The greatest challenge facing the future of fleet management is how we see ourselves as a profession. Are we administrators of a fleet or are we managers? Do we manage from a tactical level – putting out day-to-day fires – or from a strategic level focusing on specific long-term objectives using metrics to benchmark progress? In the future, you will need a strategic focus to succeed in fleet management; otherwise you run the risk of fading into irrelevancy.
Posted @ Monday, August 25, 2008 3:13 PM | »
August 22, 2008
The Health Insurance Portability and Accountability Act of 1996 (also known as HIPAA) makes it a criminal act to divulge medical information to a third-party without the employee’s permission. Many fleet managers believe HIPAA non-disclosure requirements are counter-productive to fleet safety. One fleet manager lamented to me that “HIPAA is the worst thing that has ever happened to fleet.”
Posted @ Friday, August 22, 2008 8:41 AM | »
August 18, 2008
In two decades of chronicling the history of fleet management, I have seen interest in fleet safety ebb and flow. In an annual survey I conduct of fleet managers, they rated fleet safety as their No. 2 concern, right behind the cost of fuel. Why the renewed interest in fleet safety? More and more fleet managers are reporting an uptick in preventable accidents. In addition, fleet managers are feeling pressure from other corporate departments to increase fleet driver safety.
Posted @ Monday, August 18, 2008 12:57 PM | »
August 14, 2008
The high cost of materials has caused price increases for truck bodies, trailers, van interiors, liftgates, and other upfit equipment. Prices have increased, on average, 3-8 percent. Upfitting prices have risen multiple times and some truck equipment manufacturers are guaranteeing current prices for only 90 days. Worldwide, prices have soared for commodities used in upfitting, such as steel and aluminum.
Posted @ Thursday, August 14, 2008 1:44 PM | »
August 12, 2008
Fleets are adopting compensatory strategies to offset high fuel costs. These include selector modification, revised vehicle specs, increased personal use charges, streamlined fleet operations, and modification of driver behavior.
Posted @ Tuesday, August 12, 2008 10:19 AM | »
August 7, 2008
The past two weeks have produced a dizzying string of announcements ranging from Chrysler Financial stopping lease financing, Chase Auto Finance no longer providing lease financing for Chrysler brands, Wells Fargo ending lease financing, all major OEMs decreasing truck production volumes, and HSBC Financial Corp.’s decision to stop funding auto loans. All of which may be good news for fleets remarketing vehicles two to three years from now.
Posted @ Thursday, August 7, 2008 8:46 AM | »
August 5, 2008
The best time to control cost is before it occurs and the way to do this is by establishing policies and procedures that inhibit unnecessary spending and protect corporate assets. Adherence to fleet policy is crucial and it should be part of each company’s overall business strategy. The best managed fleets tend to be those whose drivers adhere to a written fleet policy. Does your corporate culture encourage compliance with fleet policy?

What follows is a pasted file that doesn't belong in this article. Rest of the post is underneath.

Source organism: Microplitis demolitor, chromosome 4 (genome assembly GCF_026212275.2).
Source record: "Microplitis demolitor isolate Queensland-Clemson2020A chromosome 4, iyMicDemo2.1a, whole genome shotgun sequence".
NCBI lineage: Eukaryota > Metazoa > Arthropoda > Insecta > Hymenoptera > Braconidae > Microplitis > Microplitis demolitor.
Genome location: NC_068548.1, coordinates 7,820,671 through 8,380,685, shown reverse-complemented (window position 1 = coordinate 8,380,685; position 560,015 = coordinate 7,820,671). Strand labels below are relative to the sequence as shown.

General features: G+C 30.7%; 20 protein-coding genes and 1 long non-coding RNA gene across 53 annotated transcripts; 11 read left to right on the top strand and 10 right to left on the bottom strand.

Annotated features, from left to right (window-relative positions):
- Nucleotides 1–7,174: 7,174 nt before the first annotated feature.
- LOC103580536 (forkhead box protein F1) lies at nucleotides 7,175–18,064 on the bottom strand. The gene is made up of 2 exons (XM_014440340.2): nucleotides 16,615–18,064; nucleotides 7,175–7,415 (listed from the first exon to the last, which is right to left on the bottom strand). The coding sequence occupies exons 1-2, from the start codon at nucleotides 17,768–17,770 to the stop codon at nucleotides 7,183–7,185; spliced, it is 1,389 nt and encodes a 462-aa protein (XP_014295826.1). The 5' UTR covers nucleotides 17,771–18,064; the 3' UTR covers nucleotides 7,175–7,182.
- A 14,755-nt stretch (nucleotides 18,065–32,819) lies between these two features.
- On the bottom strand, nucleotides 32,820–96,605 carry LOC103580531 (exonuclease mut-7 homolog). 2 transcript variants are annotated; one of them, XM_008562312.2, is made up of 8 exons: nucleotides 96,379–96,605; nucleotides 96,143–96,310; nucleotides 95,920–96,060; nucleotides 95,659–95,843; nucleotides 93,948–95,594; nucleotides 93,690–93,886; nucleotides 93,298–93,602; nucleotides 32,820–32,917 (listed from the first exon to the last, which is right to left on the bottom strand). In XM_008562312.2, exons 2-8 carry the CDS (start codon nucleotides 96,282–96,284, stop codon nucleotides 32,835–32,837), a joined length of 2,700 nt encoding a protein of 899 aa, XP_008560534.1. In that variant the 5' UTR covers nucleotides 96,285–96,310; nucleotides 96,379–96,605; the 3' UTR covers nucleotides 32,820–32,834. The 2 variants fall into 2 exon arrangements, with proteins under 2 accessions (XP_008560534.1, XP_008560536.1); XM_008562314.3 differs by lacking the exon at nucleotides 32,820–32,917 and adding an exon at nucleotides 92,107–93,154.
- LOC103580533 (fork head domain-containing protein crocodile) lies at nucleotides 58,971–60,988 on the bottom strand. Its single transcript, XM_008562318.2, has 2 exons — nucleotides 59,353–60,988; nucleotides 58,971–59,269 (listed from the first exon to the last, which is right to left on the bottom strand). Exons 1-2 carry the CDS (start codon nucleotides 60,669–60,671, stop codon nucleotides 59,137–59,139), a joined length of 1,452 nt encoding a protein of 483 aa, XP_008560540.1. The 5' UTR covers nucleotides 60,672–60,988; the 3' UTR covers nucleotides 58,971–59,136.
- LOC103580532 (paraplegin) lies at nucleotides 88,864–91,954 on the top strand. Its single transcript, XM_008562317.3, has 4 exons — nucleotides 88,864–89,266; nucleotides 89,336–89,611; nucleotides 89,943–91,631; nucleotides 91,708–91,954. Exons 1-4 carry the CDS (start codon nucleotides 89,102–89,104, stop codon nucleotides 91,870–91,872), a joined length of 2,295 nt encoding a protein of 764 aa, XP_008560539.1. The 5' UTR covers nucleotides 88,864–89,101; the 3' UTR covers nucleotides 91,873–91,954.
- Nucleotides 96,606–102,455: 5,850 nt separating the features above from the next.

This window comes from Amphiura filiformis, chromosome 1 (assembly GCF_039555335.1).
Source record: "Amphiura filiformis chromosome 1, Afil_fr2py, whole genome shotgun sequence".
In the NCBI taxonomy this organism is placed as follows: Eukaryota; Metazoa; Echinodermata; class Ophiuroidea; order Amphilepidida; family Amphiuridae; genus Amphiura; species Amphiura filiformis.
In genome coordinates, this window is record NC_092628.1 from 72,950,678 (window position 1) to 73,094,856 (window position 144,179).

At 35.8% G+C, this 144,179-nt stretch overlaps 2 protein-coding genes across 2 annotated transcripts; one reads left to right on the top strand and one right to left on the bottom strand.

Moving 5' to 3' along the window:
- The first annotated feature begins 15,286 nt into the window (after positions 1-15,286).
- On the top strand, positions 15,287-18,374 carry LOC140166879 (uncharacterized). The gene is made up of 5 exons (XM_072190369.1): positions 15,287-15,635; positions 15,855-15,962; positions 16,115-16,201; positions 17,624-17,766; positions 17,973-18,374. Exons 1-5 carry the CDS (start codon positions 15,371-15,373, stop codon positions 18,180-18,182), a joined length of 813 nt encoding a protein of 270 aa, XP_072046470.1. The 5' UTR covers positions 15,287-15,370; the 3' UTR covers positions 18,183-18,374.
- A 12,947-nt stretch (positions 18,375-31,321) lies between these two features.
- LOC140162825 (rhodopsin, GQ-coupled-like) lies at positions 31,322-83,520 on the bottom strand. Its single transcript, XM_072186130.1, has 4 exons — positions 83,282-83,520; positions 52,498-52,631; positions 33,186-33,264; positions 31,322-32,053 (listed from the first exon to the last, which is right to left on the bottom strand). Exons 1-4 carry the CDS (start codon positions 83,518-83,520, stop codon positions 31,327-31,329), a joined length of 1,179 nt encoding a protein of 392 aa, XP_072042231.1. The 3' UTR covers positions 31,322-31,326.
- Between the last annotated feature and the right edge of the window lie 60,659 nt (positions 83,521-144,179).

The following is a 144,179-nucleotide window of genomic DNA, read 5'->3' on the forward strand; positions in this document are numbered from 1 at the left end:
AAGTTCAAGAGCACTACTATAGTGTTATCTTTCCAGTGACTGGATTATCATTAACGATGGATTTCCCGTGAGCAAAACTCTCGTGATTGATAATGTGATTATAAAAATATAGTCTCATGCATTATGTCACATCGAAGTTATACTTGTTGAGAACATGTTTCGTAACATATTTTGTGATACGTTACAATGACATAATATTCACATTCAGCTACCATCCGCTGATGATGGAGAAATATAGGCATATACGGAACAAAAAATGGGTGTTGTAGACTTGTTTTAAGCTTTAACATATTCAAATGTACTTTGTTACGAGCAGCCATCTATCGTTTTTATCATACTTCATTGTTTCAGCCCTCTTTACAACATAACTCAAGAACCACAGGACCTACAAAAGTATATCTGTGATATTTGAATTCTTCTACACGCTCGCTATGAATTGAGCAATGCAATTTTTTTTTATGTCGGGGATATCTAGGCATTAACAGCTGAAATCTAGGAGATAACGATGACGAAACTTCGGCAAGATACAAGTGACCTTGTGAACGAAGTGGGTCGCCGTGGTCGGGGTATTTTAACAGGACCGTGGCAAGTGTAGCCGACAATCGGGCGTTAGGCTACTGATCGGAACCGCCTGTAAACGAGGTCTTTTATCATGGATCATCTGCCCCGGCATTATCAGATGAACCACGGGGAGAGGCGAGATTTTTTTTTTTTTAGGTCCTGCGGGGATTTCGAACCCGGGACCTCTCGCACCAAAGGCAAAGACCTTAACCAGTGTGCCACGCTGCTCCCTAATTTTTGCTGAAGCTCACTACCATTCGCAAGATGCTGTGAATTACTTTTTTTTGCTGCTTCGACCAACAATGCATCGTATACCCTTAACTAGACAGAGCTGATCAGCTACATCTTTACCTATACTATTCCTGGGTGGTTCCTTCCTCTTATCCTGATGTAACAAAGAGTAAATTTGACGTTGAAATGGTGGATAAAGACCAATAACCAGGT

Posted @ Tuesday, August 5, 2008 8:41 AM | »
July 31, 2008
In Tuesday’s blog, I likened predicting the future to a billiard game to illustrate that seemingly unrelated events can influence the future direction of the fleet market – events we may never see coming. With this in mind, let’s rack up our hypothetical balls, placing the “fleet ball” in the center of the rack. Let’s whack the cue ball to see what new fleet scenario may unfold from this catalyst. In this new analogy, the cue ball catalyst is a relatively recent concept called hyperconnectivity.
Posted @ Thursday, July 31, 2008 4:00 PM | »
July 28, 2008
Predicting the future has been likened to a billiard game. The cue ball is the catalyst – representing a seminal event – that upon crashing into a racked set of balls triggers not only the initial reaction, but numerous unanticipated secondary and tertiary reactions. When the cue ball strikes its target, it unleashes unanticipated dynamics of balls deflecting off other careening balls, ultimately changing all of their trajectories. Let’s expand the analogy by making “fleet” one of the balls.
Posted @ Monday, July 28, 2008 11:21 AM | »
July 25, 2008
The greatest catalyst for change in fleet management in the next 10 years will be "technology." It is getting increasingly expensive to operate a fleet. There are diminishing opportunities to reduce cost and enhance fleet efficiency using traditional fleet management techniques. A growing number of companies are investigating (or are more receptive) to technology-based fleet solutions. Looking ahead, here are my predictions as to how technology will change fleet management in the next 10 years.
Posted @ Friday, July 25, 2008 9:24 AM | »
July 21, 2008
The high cost of raw materials, in addition to the high cost of fuel, is starting to make a financial impact on fleets by increasing costs for truck chassis, bodies, trailers, liftgates, and other upfit equipment. On July 9, Navistar announced that rising commodity costs have forced the company to increase prices of International truck models. Is this another in a series of commodity-related price increases that we will see from other OEMs, upfitters, and trailer manufacturers?
Posted @ Monday, July 21, 2008 12:28 PM | »
July 18, 2008
Today's new-vehicle market will generate (ultimately) the used-vehicle market of tomorrow. If there is a decrease in new-vehicle sales, there will be a corresponding decrease in the future number of used vehicles in the marketplace. Even though there is a lot of nervousness in the market, no one is anticipating a dramatic decrease in new-vehicle commercial fleet orders for the 2009 model-year. However, the same cannot be said for the retail new-vehicle market.
Posted @ Friday, July 18, 2008 9:01 AM | »
July 15, 2008
A combination of market forces have converged to create a “perfect storm” to drive down resale values for pickup trucks by 15-25 percent. These convergent forces are higher fuel prices, tighter consumer credit, and a stagnant construction market. As a result, the pool of buyers (hence market demand) for used trucks has contracted, putting downward pressure on resale prices.
Posted @ Tuesday, July 15, 2008 8:56 AM | »